The rule for the construction of penal statutes we understand to be as somewhat tersely stated by Bishop, that they " are to reach no further in meaning than their words; no person can be made subject to them by implication; and all doubts concerning their interpretation are to preponderate in favor of the accused." (Stat. Crimes, 194.) It will readily be observed that we cannot bring the case of these respondents within the provision of the Code which it is claimed reverses the common-law rule, in regard to the effect of a repeal of a statute upon offenses committed before its repeal, without interpolating several words into that provision. The rights of these respondents cannot be taken away by any means that are not strictly legal. Prior to April 7th, 1880, they could only be proceeded against by indictment, and there is nothing in the statute passed on that day which indicates that the Legislature intended that it should have a retrospective effect. In the absence of any such indication, we would not be justified in giving such effect to it. We are aware that a trial may be had upon a pending indictment after a change in some mere matter of procedure has been made by the Legislature. But no case has been brought to our attention in which it has been held, that a constitutional guaranty, such as existed at the time these respondents are charged with the violation of a statute, could be taken away by any act of the Legislature. Such guaranties rest upon a basis more secure than acts of the Legislature, which relate to the mode of procedure in actions. We do not think that the respondents in this case could be held to answer for the offense with which they are charged, " unless on presentment of a grand jury."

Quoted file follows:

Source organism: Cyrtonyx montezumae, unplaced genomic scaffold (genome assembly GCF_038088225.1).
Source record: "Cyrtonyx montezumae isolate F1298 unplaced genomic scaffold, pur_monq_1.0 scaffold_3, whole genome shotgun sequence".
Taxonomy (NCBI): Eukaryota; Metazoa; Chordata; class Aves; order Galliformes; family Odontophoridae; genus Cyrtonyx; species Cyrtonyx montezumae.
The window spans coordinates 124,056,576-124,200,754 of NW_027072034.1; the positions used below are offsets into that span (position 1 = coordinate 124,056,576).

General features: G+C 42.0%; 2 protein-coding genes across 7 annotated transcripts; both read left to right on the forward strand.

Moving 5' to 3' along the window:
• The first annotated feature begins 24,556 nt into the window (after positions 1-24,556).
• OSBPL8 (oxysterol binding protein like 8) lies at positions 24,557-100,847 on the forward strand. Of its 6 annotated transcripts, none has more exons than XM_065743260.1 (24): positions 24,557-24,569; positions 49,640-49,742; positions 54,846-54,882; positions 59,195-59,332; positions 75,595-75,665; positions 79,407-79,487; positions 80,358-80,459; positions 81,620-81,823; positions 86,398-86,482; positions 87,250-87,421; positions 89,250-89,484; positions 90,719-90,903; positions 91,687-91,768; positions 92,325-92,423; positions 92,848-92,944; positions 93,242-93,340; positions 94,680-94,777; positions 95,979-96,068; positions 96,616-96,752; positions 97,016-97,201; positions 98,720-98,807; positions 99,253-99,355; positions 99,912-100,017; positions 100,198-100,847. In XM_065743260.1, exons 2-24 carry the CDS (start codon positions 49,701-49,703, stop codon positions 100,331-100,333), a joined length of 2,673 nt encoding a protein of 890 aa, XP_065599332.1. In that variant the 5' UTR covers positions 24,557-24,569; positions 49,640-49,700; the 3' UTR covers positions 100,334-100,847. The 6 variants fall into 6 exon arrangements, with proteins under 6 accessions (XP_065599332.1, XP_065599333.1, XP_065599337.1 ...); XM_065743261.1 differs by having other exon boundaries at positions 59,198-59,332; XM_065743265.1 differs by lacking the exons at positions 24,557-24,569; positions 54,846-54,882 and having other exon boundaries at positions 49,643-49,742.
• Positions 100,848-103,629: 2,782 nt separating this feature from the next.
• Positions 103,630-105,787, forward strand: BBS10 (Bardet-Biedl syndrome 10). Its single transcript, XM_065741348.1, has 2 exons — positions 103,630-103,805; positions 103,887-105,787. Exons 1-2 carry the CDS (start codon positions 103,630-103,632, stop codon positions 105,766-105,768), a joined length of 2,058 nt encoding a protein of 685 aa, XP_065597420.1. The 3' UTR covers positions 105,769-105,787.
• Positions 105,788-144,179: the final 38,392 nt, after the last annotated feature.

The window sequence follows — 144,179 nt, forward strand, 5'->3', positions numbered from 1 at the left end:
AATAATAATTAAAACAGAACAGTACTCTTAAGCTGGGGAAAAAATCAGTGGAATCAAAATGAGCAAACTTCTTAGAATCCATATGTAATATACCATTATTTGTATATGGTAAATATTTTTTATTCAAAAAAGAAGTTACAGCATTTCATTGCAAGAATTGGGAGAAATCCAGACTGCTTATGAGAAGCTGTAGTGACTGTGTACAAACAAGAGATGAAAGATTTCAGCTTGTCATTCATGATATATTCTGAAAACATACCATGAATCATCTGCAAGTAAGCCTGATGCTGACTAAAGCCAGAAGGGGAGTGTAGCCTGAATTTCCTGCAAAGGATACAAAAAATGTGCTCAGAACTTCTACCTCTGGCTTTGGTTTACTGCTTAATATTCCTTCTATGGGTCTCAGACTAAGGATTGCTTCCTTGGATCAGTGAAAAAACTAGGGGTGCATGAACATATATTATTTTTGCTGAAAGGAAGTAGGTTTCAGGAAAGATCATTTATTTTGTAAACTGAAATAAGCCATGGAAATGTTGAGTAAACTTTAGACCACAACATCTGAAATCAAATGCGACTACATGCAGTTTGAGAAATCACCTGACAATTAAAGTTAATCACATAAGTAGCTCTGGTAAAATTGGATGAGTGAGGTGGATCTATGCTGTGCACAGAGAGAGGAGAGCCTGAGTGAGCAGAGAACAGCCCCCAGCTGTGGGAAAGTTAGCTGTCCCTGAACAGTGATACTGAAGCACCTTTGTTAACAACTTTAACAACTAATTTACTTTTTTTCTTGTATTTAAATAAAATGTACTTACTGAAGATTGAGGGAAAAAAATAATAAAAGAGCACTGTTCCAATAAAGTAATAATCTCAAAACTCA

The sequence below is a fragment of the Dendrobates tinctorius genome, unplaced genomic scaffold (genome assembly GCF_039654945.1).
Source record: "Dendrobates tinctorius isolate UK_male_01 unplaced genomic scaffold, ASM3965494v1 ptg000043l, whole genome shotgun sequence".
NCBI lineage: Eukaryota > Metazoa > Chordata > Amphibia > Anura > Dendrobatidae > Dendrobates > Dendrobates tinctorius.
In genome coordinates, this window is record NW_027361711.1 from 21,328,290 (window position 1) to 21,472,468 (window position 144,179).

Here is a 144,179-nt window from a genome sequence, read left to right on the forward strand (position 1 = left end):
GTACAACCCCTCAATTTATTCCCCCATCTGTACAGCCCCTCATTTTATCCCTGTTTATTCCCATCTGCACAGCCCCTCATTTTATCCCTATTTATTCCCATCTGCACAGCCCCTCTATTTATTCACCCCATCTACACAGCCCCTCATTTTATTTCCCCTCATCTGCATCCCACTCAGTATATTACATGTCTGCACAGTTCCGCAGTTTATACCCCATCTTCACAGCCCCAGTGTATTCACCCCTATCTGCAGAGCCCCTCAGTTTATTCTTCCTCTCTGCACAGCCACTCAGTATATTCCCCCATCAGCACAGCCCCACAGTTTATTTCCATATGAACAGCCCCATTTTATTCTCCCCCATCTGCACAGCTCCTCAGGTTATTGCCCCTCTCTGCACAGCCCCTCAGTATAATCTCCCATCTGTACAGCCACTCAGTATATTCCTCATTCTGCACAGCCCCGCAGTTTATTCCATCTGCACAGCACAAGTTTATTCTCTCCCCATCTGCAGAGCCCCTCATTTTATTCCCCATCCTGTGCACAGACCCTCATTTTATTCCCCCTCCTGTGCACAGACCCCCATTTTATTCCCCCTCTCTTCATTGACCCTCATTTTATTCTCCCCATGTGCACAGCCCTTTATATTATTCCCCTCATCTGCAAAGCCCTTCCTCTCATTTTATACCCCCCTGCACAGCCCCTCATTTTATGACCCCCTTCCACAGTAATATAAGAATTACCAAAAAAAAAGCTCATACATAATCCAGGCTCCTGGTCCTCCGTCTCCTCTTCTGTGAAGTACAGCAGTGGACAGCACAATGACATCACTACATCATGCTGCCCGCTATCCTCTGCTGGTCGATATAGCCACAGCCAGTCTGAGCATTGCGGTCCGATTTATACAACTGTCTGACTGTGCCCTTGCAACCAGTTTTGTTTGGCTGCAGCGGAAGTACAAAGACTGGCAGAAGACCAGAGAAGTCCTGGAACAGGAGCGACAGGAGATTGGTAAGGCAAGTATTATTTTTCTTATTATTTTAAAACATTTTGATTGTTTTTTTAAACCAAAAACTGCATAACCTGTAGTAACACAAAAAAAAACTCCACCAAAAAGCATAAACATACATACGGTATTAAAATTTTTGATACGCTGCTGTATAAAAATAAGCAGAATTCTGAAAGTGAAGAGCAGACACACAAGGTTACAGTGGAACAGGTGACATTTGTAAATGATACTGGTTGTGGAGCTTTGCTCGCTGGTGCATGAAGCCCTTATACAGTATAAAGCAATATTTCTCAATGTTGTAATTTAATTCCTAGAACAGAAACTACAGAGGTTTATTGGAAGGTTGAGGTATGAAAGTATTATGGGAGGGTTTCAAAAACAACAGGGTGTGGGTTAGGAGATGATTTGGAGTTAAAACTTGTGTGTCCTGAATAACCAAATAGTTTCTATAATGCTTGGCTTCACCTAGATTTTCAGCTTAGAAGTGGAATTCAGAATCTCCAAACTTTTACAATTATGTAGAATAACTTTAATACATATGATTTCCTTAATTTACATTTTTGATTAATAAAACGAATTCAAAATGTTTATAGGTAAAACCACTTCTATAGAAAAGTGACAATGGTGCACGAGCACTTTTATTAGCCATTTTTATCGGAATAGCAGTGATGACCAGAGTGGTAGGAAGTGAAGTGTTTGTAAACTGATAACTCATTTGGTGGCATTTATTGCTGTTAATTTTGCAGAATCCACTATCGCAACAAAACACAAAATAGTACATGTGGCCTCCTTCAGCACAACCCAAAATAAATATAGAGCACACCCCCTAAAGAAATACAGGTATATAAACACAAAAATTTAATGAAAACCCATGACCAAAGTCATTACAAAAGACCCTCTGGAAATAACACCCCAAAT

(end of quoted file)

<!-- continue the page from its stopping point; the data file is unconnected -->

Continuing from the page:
Judgment affirmed.

Summaries of

People v. Tisdale

Supreme Court of California
Nov 1, 1880
57 Cal. 104 (Cal. 1880)
Case details for

People v. Tisdale

Case Details

Full title:PEOPLE v. J. B. TISDALE

Court:Supreme Court of California

Date published: Nov 1, 1880


57 Cal. 104 (Cal. 1880)

Citing Cases

People v. McNulty

We think, on the contrary, that there is here no such declaration, and that we may safely hold, as we do…

People v. McNulty

The word "creating" should not be given any broader signification than it itself implies. (People v. Tisdale…